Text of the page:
Furthermore, the rationale underlying the Court's decisions in Tousignant and Owens does not support defendant's position in this case. Tousignant and Owens are similar to the present case inasmuch as the insureds, like plaintiff, looked to their no-fault insurer for payment of expenses that would have been paid by another source (the worker's compensation carrier in the present case, the health maintenance organization in Tousignant, and the United States Coast Guard and Veteran's Administration in Owens ) had the injured persons made different choices in their treatment. In Tousignant and Owens, the Supreme Court held that by choosing to coordinate health care coverage, the insureds agreed in effect to avail themselves of the coverage provided, Owens, supra at 321, 506 N.W.2d 850, and relinquish choices of physician and facility, where the coverage is provided by a health maintenance organization as in Tousignant, supra at 310, 506 N.W.2d 844. Thus, the Supreme Court was unwilling to allow the insured to choose to accept the benefits (e.g. lower premiums) of coordinating coverages and then repudiate the limitations inherent in the health care coverage chosen. In the present case, the limitation in plaintiff's ability to have twenty-four-hour care provided by her parents is the result of a decision made by the Legislature when it amended § 315 of the WDCA.2 In contrast to the insureds in Tousignant and Owens, plaintiff did not agree to accept that limitation when she chose her health care insurer. Nor did she choose to accept the limitations inherent in the benefits provided pursuant to the WDCA in exchange for a reduced premium. The fifty-six-hour limitation exists regardless of plaintiff's choice to coordinate her no-fault and health care insurance. Defendant's attempt to argue that by choosing coordinated coverage, plaintiff agreed to accept the limitations imposed by the WDCA and conform her treatment to the care compensable thereunder, is disingenuous.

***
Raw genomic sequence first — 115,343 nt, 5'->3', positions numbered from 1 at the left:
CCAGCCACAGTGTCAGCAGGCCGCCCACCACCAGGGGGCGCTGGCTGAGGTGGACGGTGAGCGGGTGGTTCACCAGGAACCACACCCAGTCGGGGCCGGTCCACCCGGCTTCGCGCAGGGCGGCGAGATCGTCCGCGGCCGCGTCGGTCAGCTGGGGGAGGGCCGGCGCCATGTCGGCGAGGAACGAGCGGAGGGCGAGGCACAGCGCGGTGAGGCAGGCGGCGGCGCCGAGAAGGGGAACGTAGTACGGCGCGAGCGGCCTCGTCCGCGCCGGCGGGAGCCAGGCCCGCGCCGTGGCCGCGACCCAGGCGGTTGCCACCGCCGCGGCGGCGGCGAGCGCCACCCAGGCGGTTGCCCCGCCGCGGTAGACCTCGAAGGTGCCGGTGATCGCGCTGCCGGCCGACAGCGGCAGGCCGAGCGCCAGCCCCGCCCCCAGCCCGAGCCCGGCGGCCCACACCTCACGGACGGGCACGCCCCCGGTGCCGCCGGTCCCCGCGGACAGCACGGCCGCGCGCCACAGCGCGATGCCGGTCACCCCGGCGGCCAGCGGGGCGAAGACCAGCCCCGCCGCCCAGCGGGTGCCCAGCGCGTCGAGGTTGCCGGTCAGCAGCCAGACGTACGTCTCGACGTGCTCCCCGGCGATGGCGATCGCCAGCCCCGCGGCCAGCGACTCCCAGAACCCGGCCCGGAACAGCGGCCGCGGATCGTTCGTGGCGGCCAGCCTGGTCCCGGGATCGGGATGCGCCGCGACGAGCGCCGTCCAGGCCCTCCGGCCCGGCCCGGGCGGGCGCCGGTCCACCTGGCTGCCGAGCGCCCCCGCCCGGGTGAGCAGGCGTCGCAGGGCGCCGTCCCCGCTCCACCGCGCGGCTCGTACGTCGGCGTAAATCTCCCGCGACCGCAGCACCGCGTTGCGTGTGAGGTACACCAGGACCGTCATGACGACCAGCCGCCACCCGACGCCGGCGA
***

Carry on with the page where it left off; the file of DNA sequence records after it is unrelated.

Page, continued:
Therefore, we conclude that defendant was not entitled to summary disposition because plaintiff did not hire a commercial agency to provide care that was required in excess of fifty-six hours. Having examined and rejected the two rationales for the court's decision, we reverse the order granting summary disposition in favor of defendant.